Love isn’t a word used much in business. Yet, when you have the opportunity to walk into work and feel positive energy, see the smiling faces of people who you respect and enjoy working with, look forward to the day because of the excitement you feel for the work that makes a difference, and feel happy when your boss calls you into her office because there is a relationship where she wants to help take you to the next level rather than fill you full of fear….then you feel love.
It’s love when you are on a team of people all focused on achieving a common goal and you know they have your back. It’s love when you know you can make mistakes and learn from them and not feel like you’re going to get beat up. It’s love when you are trusted and can make decisions while in the heat-of-battle with your client and don’t have to ask permission.
It’s love when the lack of hierarchy creates a level playing field and everyone feels respected for the role they play in the company. It’s love when your mother is dying, and your company says it’s OK to take time off, so you can be there by her side as she passes. It’s love when you, and everyone around you, believe in the company’s core values and all walk the talk.
We’re taught from business school through corporate training programs to manage with fear. Fear isn’t the word written into the policy manuals, yet it is the impact of individual performance plans, compensation programs, commissions and other policies and processes that rely on individual performance, metrics that can be contrary to what’s needed for the greater good of the company. We’re taught that the corner office is the goal and that if we perform as an individual better than whomever is in the office next door, we can have that revered location.
Fear-based cultures are led by leaders who aren’t comfortable in their own skin. They hide in their corner office protected by spreadsheets and a desire to create “accountability”. They are not authentic. If they can hold people accountable to their numbers, and most people deliver, they hit the bigger number goal, their spreadsheet adds up and investors are happy. It works, short term. It doesn’t work when the company falls on hard times and needs people to go the extra mile. It doesn’t work when the competition heats up and their best people get recruited into cultures where they feel more comfortable. It doesn’t work when they get fired and all you can hear is the quiet applause from employees who have no respect for the executive team.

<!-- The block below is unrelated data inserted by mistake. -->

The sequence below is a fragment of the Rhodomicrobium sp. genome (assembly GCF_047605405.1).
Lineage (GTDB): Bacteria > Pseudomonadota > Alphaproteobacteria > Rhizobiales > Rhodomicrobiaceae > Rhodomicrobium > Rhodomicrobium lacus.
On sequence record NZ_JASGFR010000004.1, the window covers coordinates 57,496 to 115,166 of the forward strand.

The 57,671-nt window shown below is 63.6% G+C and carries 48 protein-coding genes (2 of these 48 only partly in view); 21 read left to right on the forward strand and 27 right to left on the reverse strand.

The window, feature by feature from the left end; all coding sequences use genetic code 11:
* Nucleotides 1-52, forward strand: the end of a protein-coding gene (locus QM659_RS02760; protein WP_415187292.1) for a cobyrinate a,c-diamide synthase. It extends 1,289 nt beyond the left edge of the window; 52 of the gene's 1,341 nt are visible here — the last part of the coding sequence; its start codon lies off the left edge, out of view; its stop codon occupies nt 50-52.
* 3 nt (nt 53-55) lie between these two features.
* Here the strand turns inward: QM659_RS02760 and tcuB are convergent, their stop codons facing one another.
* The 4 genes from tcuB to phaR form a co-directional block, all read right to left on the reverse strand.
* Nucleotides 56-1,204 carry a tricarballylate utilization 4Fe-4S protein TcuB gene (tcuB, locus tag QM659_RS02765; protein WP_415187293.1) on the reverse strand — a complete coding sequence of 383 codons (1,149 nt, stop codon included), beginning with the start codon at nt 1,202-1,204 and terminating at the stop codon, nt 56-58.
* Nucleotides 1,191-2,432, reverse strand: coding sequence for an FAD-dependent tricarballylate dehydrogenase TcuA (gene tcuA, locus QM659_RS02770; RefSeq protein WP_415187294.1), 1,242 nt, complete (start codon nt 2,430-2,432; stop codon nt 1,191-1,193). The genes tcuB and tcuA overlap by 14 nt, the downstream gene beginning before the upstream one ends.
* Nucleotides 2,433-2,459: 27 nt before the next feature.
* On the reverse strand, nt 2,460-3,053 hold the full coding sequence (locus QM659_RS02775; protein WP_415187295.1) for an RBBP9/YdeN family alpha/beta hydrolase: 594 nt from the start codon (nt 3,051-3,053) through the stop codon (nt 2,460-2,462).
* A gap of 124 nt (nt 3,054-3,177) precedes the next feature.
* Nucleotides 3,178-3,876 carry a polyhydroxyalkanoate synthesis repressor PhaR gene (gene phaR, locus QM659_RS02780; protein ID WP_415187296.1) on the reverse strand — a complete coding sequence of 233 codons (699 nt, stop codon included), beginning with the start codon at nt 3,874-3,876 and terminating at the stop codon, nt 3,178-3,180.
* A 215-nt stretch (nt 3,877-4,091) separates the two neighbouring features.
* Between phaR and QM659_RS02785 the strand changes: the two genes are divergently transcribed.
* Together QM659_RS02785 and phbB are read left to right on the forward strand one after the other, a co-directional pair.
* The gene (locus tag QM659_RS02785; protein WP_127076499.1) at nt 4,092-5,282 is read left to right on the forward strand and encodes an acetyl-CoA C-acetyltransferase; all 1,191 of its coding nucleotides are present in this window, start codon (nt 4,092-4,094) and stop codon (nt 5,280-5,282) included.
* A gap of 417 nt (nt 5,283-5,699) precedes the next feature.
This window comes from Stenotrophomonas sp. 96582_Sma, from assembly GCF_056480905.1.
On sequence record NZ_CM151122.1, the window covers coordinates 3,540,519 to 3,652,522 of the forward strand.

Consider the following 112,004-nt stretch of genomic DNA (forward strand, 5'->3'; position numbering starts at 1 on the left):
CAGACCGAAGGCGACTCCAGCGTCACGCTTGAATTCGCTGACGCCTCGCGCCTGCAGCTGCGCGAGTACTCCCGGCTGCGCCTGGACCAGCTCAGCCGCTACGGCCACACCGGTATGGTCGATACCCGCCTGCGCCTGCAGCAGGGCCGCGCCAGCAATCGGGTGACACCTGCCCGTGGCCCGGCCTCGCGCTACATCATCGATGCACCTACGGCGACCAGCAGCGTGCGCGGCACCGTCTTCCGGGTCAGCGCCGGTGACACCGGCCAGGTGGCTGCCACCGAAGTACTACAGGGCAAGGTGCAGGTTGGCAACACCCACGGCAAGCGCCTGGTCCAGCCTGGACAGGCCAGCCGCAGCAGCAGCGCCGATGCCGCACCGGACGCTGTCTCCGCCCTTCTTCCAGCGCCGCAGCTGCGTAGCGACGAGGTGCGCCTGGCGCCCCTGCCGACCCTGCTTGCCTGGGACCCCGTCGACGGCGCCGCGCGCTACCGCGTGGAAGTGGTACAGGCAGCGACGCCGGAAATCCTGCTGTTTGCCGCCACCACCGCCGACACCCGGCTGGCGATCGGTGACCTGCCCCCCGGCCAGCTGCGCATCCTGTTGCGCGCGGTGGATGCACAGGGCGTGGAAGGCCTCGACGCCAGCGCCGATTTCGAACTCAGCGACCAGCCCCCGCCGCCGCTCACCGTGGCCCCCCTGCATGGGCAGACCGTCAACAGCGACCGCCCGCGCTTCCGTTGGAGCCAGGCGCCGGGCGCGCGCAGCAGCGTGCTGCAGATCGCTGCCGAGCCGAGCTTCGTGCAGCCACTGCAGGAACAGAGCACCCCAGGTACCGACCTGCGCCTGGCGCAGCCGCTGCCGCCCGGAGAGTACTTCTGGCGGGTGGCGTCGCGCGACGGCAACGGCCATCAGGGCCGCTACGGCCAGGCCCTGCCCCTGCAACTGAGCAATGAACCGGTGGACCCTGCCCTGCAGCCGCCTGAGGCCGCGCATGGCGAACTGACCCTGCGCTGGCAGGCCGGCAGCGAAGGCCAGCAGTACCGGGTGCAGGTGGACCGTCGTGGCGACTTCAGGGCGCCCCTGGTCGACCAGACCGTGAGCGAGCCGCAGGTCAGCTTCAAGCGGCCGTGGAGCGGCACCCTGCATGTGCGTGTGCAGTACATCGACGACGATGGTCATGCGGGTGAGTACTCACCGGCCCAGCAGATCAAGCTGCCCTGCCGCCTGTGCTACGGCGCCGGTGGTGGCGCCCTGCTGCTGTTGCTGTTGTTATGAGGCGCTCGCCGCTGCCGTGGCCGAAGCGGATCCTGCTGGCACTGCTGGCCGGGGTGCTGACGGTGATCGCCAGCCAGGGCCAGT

As business leaders we have fallen victim to patterns of behavior that promote fear. It’s not intentional. Who would purposely manage a company knowing the primary driver is fear. Yet, when cultures are formed where the individual’s success supersedes their contribution to the overall value of the company, fear will prevail and that employee’s VALUE to the overall success of the company is marginalized.
Value can’t be measured with precision. As a CEO, I found value in people who took team interviews seriously and protected the company from applicants who didn’t fit the culture. I found value in subject-matter experts who sat in the back of the room during major sales presentations, and when they talked, the customer listened intently to examples of experiences they had that would help reduce the risk of failure. I found value in people who would pitch in on troubled projects even though it took them away from activities where they had direct responsibility. These behaviors can’t be measured, yet the predominance of these activities are what separates the great companies from the pack.